The popular refrain around Vince Velasquez when he was a prospect was something along the lines of: “The stuff is excellent, but can he stay healthy?” And it looks like his health is back in question again.
Prior to being removed from the game, Velasquez made no obvious gestures as to what exactly was bothering him. He didn’t grab his elbow. He didn’t particularly grimace. He simply started the game without an ability to throw a baseball the way we all know he can. Given the long-term significance of a healthy Velasquez, expect the Phillies to exhibit an abundance of caution with this injury — whatever it may be.
Last week I explored the Phillies’ pitching staff’s ability to make hitters chase pitches while keeping swing rates down on balls in the zone. The numbers are staggering, but how exactly are they doing it? The answer: their most potent weapon, the curveball, plays incredibly well off their location-based, non-overpowering fastballs.
Exploiting the bottom-most edge of the strike zone makes a lot of sense given the current make-up of the arms manager Pete Mackanin sends to the mound. The staff as a whole lacks the dominant velocity that allows some leeway when leaving balls up in the zone. Despite an average fastball velocity only better than the Angels and Astros, according to Statcast, opponents haven’t punished the Phils’ offerings up over the plate.
Opponents are slugging .494 (eleventh-lowest in the league) against Phillies’ fastballs up in the zone with middle tier .224 isolated power. The teams with the three highest opposing batting averages against fastballs up in the zone all rank in the bottom five in average fastball velocity. But the Phillies are the outlier. Continue reading…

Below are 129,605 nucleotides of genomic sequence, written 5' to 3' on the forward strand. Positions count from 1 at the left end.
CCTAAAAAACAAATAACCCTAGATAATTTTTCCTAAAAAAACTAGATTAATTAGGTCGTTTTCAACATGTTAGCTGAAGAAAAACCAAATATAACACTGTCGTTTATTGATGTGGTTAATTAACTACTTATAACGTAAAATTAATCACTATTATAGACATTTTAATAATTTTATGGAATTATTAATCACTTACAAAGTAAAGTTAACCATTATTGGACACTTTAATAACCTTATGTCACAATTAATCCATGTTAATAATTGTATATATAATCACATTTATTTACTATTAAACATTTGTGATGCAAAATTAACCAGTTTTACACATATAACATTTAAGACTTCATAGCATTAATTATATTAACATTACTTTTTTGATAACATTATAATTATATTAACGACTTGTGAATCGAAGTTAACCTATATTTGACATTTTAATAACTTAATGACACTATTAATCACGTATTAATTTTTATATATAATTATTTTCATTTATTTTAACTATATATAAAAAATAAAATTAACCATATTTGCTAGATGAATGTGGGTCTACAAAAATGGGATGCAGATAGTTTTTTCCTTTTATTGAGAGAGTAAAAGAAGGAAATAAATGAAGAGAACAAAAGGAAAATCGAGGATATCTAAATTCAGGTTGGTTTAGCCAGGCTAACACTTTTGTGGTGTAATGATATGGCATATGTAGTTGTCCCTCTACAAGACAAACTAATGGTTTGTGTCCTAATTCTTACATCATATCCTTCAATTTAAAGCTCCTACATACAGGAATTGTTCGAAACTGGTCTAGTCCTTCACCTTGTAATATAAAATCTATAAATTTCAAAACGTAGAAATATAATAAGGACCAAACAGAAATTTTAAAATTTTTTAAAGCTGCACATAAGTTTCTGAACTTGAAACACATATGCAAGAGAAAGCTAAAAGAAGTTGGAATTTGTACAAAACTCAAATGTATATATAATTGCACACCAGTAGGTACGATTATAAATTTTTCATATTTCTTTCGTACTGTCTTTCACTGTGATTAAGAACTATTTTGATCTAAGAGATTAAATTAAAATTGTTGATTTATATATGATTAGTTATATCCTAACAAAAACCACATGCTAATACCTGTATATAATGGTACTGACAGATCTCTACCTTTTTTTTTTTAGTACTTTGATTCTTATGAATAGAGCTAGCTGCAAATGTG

The Cubs are 40-17 with a +142 run differential so massive that the Cubs are actually underperforming their Pythagorean record — by four games! Their 44-13 Pythag record indicates they’re scoring and preventing runs at a rate in line with a 125-win full season pace. Or, more simply, the Cubs are a really stinkin’ good baseball team right now. And, yet, check out Jerad Eickhoff‘s line against those dastardly Cubs last night:
7 IP, 2 H, 1 R, 2 BB, 8K
Yeah, that’ll do. In the previous four games the Phillies played against the Cubs, their starters (Eickhoff, Vince Velasquez, and Morgan twice) combined to give up 33 (!) hits and 20 earned runs over the span of just 20.2 innings. The Cubs were absolutely destroying Phillies pitching and then Jerad Eickhoff took the mound last night.
I feel like every time I write something about the Phillies it starts with “hoo boy, that Phillies offense sure is bad, isn’t it?” I apologize for the repitition. I know you know the Phillies can’t hit. I know you know that if it weren’t for the Braves everyone would be talking about how historically bad this Phillies offense is. You don’t need me to repeat myself, but unfortunately, the analysis which follows requires this statement of fact to provide the necessary context and so…
The Phillies offense is bad.
With that out of the way, a bad offense can put a disproportionate amount of pressure on any good offensive players in the lineup. In the case of the 2016 Phillies, the only *good* offensive players are Odubel Herrera and Maikel Franco. Sure, there are varying degrees of hope and optimism for Tyler Goeddel, Tommy Joseph, and perhaps even Cameron Rupp, but functionally, the offense rests on the shoulders of Herrera and Franco at the moment. With Franco struggling so far this season, this leaves Herrera as The Guy.
Herrera has done everything necessary to earn that reputation as the linchpin to the Phillies offense. He’s thrived in his new role as a leadoff hitter, leading the team in virtually every significant non-power driven statistical category from batting average to wRC+ to stolen bases to walk-rate. With that in mind, when the Phillies release a lineup like tonight’s lineup against the Cubs, it’s devastating due to the lack of The Guy at the top: